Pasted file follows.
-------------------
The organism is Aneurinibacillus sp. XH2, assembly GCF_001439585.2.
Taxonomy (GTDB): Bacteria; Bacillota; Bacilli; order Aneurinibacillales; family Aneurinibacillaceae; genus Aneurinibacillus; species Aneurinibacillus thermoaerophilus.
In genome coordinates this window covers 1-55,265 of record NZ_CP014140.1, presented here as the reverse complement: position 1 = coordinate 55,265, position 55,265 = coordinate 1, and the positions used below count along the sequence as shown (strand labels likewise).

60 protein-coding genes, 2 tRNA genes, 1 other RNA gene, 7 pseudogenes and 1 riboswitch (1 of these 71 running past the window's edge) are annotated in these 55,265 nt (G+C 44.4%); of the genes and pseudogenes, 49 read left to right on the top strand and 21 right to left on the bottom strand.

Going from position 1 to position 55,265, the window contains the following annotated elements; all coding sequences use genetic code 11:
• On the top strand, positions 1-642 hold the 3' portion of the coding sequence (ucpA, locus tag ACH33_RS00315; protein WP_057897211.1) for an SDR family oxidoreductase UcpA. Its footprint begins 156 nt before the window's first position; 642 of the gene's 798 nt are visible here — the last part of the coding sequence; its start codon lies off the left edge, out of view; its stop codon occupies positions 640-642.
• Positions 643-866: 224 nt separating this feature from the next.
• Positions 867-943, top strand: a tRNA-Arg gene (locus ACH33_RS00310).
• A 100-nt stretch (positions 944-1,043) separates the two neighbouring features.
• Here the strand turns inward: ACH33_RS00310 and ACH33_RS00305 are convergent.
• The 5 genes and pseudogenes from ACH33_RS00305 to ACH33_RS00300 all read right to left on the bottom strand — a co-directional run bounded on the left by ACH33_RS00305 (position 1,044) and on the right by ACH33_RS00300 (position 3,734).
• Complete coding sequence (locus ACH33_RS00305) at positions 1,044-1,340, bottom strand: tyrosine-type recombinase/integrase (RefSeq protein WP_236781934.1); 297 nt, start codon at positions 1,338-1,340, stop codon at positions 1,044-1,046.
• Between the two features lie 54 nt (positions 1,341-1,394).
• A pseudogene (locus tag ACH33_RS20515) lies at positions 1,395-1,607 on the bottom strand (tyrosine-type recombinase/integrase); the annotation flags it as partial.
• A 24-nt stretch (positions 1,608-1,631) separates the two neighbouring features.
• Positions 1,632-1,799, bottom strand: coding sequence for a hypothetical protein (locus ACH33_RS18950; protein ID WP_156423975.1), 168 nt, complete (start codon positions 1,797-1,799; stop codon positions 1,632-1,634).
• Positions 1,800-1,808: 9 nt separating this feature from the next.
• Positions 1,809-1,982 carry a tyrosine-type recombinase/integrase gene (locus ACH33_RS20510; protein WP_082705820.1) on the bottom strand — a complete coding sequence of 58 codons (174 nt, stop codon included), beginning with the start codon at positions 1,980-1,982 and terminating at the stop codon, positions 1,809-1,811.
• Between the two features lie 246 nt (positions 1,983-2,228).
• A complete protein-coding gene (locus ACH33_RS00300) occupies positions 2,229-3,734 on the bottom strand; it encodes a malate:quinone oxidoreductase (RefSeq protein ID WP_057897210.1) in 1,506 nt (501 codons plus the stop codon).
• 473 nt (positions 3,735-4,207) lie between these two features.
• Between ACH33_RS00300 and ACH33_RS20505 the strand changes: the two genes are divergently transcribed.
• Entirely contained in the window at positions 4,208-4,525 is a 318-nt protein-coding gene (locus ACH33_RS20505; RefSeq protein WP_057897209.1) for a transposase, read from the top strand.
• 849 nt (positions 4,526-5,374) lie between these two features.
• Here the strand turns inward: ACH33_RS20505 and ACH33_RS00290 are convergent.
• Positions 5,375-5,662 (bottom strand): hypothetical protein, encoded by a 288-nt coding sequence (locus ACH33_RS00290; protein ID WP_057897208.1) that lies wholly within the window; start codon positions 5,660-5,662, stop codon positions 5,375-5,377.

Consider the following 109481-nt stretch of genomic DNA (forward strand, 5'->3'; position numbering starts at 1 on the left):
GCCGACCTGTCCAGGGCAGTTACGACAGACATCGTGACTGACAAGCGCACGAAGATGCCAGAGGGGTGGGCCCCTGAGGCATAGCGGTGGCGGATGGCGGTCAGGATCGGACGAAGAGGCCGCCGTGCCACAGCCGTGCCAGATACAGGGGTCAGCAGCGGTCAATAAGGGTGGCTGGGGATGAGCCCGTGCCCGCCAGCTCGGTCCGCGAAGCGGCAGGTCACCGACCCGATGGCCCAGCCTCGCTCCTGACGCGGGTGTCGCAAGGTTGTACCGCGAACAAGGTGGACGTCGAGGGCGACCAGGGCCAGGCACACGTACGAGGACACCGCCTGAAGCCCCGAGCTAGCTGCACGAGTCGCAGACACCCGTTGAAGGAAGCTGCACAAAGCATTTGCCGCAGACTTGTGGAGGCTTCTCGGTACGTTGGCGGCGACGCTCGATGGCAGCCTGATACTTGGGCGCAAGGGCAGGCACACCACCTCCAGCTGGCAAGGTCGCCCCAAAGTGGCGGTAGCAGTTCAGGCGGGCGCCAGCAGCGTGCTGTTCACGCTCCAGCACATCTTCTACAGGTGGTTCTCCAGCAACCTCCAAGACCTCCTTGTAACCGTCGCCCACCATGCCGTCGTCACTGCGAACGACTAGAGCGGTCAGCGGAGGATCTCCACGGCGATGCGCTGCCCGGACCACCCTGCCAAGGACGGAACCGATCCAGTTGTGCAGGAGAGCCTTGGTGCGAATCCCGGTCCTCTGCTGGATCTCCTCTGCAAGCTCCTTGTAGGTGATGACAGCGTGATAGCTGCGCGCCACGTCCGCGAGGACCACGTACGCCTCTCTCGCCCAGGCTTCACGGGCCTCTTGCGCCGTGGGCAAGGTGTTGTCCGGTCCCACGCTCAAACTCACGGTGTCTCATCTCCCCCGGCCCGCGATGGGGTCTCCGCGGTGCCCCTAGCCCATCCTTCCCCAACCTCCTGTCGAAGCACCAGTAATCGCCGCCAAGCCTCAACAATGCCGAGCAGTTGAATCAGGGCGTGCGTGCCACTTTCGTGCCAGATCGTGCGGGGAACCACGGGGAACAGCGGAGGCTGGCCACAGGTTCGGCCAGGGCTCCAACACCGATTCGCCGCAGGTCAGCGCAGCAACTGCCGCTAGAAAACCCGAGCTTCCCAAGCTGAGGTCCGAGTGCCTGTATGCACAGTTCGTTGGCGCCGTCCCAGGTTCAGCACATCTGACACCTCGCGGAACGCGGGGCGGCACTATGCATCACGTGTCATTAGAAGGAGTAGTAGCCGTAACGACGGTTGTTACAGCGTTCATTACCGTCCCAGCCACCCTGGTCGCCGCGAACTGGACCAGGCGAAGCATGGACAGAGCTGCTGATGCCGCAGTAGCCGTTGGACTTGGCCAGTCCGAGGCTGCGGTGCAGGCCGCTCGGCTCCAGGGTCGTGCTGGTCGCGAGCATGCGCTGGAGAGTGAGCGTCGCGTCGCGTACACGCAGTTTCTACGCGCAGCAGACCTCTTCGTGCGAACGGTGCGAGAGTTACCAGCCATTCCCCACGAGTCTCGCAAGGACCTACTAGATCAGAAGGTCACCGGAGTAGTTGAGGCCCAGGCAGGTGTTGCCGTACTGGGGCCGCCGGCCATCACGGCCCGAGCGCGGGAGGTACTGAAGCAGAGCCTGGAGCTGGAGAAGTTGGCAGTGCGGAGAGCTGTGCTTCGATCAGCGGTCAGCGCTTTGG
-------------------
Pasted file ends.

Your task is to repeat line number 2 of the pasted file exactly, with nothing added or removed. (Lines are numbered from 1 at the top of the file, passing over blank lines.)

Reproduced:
Taxonomy (GTDB): Bacteria; Bacillota; Bacilli; order Aneurinibacillales; family Aneurinibacillaceae; genus Aneurinibacillus; species Aneurinibacillus thermoaerophilus.